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Motocross action: Fair event puts injured racer back on a bike

Motocross action: Fair event puts injured racer back on a bike

Hundreds of quad, pee wee and motocross riders gathered from all over California to compete Saturday at the Food Maxx Arena at the Stanislaus County Fair.


POSTED July 22, 2014 3:33 p.m.

Saturday not only marked the near end of the Stanislaus County Fair, but also concluded the over week -long period of motorsports action at the Food Maxx Arena with quads, pee wee bikes and motocross competitors taking the action to the dirt track.

Many of the riders, who represented  ages from as young as seven to 30 and older, consisted of locals but there were also competitors from the Bay Area and throughout Northern California who came out looking for a top place finish and the possibility of moving on to the next race.

“It’s fun, I love it. I love the sound of the motor, I love the dirt and I like adrenaline. This is it, it’s awesome,” said Hilmar native Tanner Gemperle, who competed in the quad series.

Amongst the racers who competed for the love of the sport was Steve Hoot, a 28-year-old Turlock native who had not picked up a bike since he was 22 after a near fatal motorcycle accident.

At the time, Hoot had just signed on to race at the professional level but the crash that punctured his lung, cracked his sternum, rib and back, left him wondering if he would ever walk again — let alone ride again.

“Basically I broke a bunch of stuff,” said Hoot. “I was actually training for arena cross but, unfortunately, I got hurt.”

Six years later, Hoot decided to pick up and ride once again, this time using his friend’s bike,  deciding to compete at the fair in the 250 class for beginners — just for fun.

Despite a first place finish in the first race, he failed to finish the second race after a crash depleted his positioning and also the mental aspect, remembering that he nearly lost his life and he decided to pull back because he said his life was more important now that he is older.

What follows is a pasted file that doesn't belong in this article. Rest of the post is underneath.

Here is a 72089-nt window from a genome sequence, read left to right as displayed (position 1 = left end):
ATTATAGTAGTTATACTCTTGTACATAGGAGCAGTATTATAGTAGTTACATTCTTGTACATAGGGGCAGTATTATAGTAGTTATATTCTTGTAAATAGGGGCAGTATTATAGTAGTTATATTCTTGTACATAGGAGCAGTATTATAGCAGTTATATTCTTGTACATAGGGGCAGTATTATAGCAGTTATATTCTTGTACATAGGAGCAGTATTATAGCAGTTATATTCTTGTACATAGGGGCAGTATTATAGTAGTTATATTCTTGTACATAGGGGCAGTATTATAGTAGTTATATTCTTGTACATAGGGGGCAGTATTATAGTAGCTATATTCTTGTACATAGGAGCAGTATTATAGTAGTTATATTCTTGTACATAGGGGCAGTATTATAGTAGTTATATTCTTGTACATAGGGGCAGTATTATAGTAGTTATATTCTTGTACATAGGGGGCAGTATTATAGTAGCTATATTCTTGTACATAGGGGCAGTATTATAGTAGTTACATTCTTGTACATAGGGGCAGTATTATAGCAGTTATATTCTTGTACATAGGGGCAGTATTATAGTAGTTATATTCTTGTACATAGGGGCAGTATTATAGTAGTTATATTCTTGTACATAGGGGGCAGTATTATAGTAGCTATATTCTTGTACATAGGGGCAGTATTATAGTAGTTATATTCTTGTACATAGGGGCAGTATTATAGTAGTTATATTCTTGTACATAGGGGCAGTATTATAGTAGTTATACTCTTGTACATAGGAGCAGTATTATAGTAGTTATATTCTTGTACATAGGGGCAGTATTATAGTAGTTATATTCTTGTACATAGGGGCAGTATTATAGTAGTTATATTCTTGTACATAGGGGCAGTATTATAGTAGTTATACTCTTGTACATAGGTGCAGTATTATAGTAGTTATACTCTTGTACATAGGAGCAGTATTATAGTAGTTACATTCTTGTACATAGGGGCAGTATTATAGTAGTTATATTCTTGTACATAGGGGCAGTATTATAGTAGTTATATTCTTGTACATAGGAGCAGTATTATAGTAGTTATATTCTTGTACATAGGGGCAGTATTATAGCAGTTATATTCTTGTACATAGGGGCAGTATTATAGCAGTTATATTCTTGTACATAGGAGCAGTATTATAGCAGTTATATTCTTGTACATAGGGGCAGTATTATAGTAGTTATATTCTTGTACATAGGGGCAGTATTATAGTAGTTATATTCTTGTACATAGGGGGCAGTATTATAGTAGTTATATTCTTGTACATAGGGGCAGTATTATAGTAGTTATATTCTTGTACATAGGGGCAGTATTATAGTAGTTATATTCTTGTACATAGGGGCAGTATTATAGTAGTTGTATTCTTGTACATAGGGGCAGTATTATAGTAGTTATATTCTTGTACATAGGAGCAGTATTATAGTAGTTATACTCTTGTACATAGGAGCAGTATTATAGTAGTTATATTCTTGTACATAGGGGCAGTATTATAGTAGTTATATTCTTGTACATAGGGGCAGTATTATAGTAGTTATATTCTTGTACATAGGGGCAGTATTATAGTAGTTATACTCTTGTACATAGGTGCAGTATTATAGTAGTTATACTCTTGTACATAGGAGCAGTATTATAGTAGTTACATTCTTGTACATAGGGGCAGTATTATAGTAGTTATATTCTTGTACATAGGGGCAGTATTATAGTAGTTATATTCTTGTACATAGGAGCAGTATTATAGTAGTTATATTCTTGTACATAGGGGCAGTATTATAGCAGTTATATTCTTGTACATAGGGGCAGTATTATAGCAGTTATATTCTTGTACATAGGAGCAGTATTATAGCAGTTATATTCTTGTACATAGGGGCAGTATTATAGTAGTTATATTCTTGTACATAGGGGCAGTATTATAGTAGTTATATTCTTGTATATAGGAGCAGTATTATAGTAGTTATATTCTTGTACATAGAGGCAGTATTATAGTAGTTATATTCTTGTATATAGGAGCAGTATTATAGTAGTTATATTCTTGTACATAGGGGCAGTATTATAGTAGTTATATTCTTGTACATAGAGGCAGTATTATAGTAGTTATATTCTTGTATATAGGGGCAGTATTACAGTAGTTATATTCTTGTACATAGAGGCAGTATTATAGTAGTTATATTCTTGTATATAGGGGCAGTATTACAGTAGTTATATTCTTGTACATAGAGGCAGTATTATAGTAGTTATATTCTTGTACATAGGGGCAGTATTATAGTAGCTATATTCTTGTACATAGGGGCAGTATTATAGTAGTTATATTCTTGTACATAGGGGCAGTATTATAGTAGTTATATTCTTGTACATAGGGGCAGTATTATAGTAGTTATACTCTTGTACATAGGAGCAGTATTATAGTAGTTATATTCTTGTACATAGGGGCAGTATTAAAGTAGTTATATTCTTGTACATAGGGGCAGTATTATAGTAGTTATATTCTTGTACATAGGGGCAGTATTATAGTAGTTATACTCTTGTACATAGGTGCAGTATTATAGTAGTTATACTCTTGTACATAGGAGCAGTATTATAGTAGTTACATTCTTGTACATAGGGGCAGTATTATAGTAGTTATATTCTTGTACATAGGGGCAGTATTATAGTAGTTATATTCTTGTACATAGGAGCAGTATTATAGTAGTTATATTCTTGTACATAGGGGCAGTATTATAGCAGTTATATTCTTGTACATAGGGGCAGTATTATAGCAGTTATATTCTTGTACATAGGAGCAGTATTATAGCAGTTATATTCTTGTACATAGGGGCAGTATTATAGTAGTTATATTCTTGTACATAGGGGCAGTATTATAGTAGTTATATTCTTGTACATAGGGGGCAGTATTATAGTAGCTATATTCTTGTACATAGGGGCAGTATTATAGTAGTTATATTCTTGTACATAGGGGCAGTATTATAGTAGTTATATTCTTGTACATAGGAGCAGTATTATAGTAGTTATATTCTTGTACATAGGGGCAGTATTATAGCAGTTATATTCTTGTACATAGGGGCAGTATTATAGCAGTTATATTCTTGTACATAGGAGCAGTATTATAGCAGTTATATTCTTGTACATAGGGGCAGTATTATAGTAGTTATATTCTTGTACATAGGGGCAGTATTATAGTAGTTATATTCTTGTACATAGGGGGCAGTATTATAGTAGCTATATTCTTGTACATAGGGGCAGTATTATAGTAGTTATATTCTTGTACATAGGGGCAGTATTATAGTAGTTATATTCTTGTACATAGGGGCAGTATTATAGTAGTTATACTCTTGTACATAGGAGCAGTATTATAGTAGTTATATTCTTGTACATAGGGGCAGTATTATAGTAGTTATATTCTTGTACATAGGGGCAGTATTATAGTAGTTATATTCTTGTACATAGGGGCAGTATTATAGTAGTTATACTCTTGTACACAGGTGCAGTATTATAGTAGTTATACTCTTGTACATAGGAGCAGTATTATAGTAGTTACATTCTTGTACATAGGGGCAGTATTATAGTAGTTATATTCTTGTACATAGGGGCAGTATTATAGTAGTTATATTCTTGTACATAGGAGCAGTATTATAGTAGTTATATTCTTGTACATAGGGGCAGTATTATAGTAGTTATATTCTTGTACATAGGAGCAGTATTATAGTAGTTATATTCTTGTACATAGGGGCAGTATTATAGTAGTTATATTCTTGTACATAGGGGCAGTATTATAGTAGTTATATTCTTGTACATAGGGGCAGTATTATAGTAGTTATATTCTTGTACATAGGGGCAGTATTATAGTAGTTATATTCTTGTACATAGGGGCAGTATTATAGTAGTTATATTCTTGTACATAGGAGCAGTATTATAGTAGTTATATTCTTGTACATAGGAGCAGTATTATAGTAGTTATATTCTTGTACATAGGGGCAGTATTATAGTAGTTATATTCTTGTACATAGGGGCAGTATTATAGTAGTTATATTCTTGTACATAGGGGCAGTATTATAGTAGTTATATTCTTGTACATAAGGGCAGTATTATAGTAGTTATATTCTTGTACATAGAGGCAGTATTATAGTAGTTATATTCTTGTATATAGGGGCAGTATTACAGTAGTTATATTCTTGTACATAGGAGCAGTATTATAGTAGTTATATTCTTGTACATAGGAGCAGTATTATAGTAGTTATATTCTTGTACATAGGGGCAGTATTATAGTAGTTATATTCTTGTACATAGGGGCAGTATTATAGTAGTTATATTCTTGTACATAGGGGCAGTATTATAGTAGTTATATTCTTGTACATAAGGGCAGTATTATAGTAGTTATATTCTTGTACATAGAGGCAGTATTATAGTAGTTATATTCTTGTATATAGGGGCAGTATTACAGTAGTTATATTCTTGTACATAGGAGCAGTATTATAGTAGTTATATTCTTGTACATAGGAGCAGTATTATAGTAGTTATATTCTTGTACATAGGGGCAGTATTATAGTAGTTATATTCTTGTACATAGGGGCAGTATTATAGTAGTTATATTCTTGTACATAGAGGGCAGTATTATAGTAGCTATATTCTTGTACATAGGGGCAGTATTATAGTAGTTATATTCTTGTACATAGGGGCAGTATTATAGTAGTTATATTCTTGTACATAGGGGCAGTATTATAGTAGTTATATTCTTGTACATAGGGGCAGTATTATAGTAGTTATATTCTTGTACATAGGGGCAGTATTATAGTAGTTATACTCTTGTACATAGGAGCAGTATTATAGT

“I had high expectations to run today and I ran in an easy class. It was my fault for running with people that are just beginning,” Hoot said. “I had nothing to prove so that’s why I pulled out, it was good enough. Winning the first moto was good enough to let me know I could still ride a little bit.”

While many competed for a top placing and results, the new up and coming stars saw this as an opportunity to continue practice races with local competition.

Such was the story for Turlock’s Austin Nickel, who began racing at the age of 2 and is now 8-years-old competing in the 7-8 beginners 50 class. Nickel took first place in Saturday's first race.

“I am not too sure how I won, I got a good start and worked around some people by keeping the gas up,” Nickel said. “My dad told me to stay on the gas on straightaways and the turns as well.”

Nickel is far ahead of his competition in experience and hopes that he can continue to do the sport he loves.

“I love having fun out there and winning,” said Nickel. “Being out there is fun and the adrenaline rush feels great as well.”

“If anyone did this sport, they would probably never want to do anything else ever again,” Hoot added. “If I could do it for work I would, but I’m too old for that. It’s amazing, just your freedom and you don’t think of anything ...don’t need to worry about bills or anything.”

 

 

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